Secret weapons for maintaining old PHP sites: Mustache.php + PHPActiverecord
It's 2012, so there's getting to be no excuse for it, but sometimes, we find ourselves having to use PHP for tasks beyond editing Wordpress themes. Thankfully, there are options when it comes to maintaining legacy PHP sites.
The list of ORMs and of templating lanuages for PHP is quite long, but here are the two I've settled on as the best choice for a drop-in addition: PHPActiveRecord and Mustache.php
ORM in a hurry
PHPActiveRecord could scarcely be easier. You will be required to perform some initialization before you use it, but as demonstrated in the quick start guide, this initialization is a little bit of boilerplate surrounding an SQL database connection string. It seems to support MySQL, PostgreSQL, and SQLite at least.
After you connect to the database, you'll want to create a model. This is as easy as extending the ActiveRecords\Model class. You may have to do some extra configuration; for example, if your ID field isn't called "id," you'll need to specify it as a static class variable. Most importantly, you can do this on an existing database table; for our purposes -- adding much-needed structure to php sites that formerly relied on ad-hoc SQL querys cobbled together within the template -- this is ideal.
PHPActiveRecord is adequately documented, although it feels a bit sparse at times. Happily, the patterns for using it are consistent enough that you should get the hang of it quickly.
The Mustache family of templating languages prides itself on separating logic from display. Of course this is impossible; Mustache instead sports a spartan set of logic features, in the form of a dual-purpose if/loop blocking mechanism. You are expected, or at least well-advised, to drop the template itself over a class providing the template variables; in this way, you can really put all substantial logic in one place and display in the other.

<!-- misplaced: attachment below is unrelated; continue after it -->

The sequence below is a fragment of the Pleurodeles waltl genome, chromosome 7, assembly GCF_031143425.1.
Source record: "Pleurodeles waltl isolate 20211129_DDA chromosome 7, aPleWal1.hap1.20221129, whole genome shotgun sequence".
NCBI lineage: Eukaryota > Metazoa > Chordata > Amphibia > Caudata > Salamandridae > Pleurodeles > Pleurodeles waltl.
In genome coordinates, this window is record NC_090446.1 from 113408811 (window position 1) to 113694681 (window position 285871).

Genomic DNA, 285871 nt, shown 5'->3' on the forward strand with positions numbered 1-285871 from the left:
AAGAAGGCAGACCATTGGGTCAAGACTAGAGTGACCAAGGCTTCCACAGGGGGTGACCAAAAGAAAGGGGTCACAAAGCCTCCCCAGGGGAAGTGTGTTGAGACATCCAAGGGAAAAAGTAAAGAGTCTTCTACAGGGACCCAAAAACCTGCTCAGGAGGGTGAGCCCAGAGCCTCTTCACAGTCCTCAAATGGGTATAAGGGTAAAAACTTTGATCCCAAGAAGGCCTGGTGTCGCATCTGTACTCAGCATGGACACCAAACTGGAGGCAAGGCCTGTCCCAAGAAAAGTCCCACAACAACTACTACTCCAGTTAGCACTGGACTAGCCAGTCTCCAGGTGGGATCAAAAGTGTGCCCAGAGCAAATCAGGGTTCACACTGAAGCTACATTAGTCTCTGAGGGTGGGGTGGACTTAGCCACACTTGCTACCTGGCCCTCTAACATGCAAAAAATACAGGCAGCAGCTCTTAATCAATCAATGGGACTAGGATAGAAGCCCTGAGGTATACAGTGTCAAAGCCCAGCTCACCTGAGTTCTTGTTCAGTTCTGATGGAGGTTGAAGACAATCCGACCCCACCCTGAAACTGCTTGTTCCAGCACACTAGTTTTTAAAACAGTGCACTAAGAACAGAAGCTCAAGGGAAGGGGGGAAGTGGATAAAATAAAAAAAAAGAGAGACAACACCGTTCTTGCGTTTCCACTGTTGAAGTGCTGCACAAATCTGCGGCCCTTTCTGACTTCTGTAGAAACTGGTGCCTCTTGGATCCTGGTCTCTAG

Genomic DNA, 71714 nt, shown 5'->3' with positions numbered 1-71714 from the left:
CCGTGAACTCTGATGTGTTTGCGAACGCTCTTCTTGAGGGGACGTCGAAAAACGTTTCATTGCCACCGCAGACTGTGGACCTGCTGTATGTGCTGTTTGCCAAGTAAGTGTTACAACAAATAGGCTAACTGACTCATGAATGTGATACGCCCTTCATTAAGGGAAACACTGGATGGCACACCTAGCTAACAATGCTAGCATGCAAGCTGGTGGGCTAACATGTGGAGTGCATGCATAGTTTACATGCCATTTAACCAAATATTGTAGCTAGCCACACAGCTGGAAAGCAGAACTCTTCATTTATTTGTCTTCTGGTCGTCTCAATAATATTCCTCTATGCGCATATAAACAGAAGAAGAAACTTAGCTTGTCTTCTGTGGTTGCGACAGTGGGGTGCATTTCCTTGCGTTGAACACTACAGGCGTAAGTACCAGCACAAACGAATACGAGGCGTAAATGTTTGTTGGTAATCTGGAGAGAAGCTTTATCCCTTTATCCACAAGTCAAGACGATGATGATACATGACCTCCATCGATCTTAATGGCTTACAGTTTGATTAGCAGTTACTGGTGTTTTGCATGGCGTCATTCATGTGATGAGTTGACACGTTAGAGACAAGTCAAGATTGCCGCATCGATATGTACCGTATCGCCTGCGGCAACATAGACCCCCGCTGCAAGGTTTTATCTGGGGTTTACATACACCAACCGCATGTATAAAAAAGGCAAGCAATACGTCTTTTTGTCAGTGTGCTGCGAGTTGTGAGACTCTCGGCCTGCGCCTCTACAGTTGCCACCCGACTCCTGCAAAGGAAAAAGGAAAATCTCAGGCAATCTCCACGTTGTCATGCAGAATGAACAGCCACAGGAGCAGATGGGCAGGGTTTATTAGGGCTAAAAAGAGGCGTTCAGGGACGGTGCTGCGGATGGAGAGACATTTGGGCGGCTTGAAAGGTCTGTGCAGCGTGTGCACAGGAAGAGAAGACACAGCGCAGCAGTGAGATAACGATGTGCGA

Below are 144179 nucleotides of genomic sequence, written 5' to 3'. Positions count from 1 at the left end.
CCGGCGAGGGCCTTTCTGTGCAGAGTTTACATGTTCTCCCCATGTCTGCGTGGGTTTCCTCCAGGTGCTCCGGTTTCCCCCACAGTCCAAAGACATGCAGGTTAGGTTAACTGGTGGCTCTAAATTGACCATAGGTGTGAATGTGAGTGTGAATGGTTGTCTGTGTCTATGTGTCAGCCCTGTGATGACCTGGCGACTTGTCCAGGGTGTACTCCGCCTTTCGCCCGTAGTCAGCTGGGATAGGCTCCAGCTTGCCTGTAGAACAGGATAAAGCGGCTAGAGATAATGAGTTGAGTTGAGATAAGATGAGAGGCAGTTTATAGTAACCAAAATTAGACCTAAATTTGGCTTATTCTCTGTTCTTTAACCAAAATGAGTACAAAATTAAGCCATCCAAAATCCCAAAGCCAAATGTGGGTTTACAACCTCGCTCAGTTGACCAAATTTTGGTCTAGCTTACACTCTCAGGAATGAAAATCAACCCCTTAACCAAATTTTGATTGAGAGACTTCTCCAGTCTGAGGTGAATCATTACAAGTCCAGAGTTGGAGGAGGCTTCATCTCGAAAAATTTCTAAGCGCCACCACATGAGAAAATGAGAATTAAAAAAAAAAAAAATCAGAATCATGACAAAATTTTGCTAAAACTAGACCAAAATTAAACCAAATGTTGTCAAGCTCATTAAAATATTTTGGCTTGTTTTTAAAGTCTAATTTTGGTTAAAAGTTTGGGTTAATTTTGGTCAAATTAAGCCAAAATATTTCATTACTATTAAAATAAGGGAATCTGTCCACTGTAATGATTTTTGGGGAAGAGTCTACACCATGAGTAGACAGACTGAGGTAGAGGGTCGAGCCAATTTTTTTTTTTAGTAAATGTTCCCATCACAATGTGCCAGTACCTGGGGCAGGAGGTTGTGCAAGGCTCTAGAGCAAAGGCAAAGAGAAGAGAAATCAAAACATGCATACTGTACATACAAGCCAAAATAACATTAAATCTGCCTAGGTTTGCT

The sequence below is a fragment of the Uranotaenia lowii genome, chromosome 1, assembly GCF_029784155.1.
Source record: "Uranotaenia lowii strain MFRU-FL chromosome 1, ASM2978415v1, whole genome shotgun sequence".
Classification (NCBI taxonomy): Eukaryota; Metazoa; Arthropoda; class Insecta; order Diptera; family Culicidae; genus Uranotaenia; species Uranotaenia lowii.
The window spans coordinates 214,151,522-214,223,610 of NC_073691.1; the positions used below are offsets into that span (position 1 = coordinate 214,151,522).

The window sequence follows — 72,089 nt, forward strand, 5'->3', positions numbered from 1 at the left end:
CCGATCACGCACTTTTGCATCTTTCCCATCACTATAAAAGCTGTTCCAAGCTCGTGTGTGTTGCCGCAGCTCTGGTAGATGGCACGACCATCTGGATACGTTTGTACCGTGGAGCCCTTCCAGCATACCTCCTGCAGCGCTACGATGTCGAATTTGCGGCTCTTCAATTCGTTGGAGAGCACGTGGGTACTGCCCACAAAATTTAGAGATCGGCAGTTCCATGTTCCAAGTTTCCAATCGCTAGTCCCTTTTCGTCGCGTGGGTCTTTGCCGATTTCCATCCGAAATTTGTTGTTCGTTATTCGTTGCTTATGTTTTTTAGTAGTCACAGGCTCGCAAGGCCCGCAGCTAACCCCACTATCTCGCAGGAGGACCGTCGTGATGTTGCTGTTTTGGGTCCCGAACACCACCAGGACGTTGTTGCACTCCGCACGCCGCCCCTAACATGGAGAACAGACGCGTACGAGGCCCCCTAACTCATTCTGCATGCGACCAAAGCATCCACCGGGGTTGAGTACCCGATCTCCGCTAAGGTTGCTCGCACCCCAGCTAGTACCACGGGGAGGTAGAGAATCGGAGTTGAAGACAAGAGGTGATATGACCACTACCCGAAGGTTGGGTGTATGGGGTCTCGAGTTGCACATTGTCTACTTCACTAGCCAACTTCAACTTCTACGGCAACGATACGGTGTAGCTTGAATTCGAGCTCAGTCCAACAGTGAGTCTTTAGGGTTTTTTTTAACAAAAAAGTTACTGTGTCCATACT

It couldn't be easier to use Mustache, although it might be a hard sell if you're used to PHP just inserting itself into HTML. Instead of using PHP itself as a templating language -- it outgrew that long ago -- you create a template file, read it in, instantiate a view class (extending Mustache), and call $view->render($template), where $view is the instance and $template is the template as a string.
Even if the only advantage using a templating language offered was to keep PHP out of HTML, it would be worthwhile; it is much easier to maintain templates created in this way.
By your powers combined
Using these two tools has allowed us to streamline development on a recent project. Both of these libraries are self-contained, so dropping them in was easy. Once you have the Models and the Views all assembled, you can focus your attention on the glue code of the Controller. Do this how you like; this was implemented in an app that had an "action" parameter, which made the controller a case of handling routing in the constructor and implementing the resources as methods, like some sort of ghetto Rails.
Adding the Create view took about the same time as without, but subsequently adding Read, Update and Delete was enormously faster than it would have been attempting to spaghetti things in place from the start.